A planned multimillion-dollar grey seal cull in Canada is being met with resistance from scientists, who say there is no evidence that it would help the recovery of depleted fish populations.
In October, the Canadian Senate approved a proposal that would pay bounty hunters to kill 70,000 grey seals in the Gulf of Saint Lawrence. The cull is designed to revive the Atlantic cod population, which collapsed in the early '90s due to overfishing and has failed to recover despite a near ban on fishing them. The justification is that the burgeoning seal population—up from a few thousand in the '70s to 400,000 today—is to blame.
But in an open letter to the government last week, a group of scientists in Halifax, Nova Scotia, said there is "no credible evidence" to support that theory. "Seals are being used as a scapegoat, just like whales were once blamed for fishery declines," said Hal Whitehead, a marine biologist and one of the letter's signators. "I don't like the idea of slaughtering all these animals for no reason." They also maintain that cod aren’t fatty enough to consist of a substantial portion of a seal diet and that other fish are the biggest predators in the ecosystem, not marine mammals.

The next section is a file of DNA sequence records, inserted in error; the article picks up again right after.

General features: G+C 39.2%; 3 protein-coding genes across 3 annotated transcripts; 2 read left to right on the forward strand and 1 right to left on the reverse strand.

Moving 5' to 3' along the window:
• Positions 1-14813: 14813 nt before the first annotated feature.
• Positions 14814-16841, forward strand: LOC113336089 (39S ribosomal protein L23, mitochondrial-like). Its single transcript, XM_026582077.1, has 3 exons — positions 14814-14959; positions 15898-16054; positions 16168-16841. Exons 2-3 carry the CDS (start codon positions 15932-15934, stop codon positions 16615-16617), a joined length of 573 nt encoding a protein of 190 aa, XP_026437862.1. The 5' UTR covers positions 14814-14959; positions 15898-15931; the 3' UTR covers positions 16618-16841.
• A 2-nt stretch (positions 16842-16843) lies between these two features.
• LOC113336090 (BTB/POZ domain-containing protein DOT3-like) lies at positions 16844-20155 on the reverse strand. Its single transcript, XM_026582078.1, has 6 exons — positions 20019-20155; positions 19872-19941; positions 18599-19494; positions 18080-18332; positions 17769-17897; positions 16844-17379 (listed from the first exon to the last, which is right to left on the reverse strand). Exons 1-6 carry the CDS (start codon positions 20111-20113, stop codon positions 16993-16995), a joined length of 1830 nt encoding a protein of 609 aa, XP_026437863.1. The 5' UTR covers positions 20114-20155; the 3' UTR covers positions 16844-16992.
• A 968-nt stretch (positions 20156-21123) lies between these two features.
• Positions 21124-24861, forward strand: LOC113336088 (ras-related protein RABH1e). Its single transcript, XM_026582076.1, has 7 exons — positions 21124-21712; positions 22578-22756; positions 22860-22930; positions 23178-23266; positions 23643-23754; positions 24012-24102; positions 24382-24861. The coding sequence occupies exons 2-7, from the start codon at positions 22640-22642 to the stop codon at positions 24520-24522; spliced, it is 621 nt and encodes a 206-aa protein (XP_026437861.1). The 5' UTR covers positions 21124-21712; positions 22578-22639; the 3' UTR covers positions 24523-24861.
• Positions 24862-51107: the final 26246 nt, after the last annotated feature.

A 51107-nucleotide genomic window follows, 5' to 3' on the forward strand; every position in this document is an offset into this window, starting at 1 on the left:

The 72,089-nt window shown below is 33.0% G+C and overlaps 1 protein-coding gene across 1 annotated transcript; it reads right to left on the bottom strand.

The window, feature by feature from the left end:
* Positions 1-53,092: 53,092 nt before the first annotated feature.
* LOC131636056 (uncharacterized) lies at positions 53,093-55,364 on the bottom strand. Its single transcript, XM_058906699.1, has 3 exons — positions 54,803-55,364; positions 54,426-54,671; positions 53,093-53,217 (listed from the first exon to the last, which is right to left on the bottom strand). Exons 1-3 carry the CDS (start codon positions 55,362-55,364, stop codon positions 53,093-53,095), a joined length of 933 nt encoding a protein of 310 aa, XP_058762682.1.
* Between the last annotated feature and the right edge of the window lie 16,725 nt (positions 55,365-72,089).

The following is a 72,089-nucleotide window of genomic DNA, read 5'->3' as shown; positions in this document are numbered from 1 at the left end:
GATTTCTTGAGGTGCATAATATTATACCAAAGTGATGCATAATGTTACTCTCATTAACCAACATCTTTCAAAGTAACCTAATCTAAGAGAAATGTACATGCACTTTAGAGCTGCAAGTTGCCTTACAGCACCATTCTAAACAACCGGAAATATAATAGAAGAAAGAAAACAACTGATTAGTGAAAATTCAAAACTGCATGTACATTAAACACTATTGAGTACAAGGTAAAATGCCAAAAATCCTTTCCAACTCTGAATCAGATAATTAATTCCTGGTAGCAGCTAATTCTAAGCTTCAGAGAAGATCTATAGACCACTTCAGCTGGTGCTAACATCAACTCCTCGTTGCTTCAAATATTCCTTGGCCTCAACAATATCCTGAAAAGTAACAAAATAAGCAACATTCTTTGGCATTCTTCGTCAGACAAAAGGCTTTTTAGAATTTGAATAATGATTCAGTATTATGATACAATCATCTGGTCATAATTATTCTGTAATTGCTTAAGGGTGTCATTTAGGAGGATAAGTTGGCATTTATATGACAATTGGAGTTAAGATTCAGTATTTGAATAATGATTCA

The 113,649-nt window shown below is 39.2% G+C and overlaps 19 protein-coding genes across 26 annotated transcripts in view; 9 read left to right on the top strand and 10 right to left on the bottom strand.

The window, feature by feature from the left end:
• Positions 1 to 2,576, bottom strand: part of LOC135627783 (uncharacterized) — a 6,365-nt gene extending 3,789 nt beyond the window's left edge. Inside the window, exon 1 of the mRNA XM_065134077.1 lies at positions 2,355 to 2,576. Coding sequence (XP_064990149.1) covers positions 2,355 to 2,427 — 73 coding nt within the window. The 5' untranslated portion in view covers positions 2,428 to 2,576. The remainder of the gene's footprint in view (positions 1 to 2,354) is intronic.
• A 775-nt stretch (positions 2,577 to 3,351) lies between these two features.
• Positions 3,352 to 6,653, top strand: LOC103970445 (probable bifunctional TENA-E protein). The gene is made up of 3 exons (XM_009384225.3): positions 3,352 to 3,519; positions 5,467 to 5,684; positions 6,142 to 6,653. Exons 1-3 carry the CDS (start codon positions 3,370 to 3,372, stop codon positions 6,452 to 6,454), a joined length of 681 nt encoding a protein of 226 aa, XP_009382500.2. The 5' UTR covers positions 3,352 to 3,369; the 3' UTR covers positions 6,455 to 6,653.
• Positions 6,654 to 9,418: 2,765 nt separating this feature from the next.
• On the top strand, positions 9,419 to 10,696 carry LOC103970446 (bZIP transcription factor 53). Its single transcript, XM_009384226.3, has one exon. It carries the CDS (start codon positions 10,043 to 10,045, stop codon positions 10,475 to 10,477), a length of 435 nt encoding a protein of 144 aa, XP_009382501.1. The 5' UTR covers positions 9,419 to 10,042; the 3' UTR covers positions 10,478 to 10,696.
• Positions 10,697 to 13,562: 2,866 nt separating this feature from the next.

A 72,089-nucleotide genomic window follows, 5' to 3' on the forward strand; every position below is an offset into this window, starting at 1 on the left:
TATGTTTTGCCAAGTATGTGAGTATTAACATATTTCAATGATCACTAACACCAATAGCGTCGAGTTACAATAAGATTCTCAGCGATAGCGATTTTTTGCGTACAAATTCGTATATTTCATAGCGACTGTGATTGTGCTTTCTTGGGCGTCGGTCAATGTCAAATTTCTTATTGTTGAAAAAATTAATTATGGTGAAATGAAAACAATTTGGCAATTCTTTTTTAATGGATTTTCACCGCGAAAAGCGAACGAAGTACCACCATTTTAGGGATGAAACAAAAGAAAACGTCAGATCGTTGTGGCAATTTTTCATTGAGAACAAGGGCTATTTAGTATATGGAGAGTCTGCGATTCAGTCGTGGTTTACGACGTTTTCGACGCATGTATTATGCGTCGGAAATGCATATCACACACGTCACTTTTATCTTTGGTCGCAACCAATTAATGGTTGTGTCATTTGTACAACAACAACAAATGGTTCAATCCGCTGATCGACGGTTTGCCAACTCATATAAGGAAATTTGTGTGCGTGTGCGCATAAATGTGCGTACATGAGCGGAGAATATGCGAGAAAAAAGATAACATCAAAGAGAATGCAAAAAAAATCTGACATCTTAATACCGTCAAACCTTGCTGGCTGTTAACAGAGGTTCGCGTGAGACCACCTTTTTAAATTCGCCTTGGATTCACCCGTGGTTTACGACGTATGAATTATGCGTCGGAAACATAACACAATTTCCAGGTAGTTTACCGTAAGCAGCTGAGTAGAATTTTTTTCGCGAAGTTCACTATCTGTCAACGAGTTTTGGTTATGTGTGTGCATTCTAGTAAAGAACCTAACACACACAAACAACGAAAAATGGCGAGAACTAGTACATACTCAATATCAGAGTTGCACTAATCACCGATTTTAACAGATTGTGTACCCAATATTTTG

Only a few hundred grey seals have been killed since 2009, and legislators have yet to determine the bounty that would make hunting the species worthwhile. Canadian government officials said that the cull legislation is currently under review.
Via The Guardian
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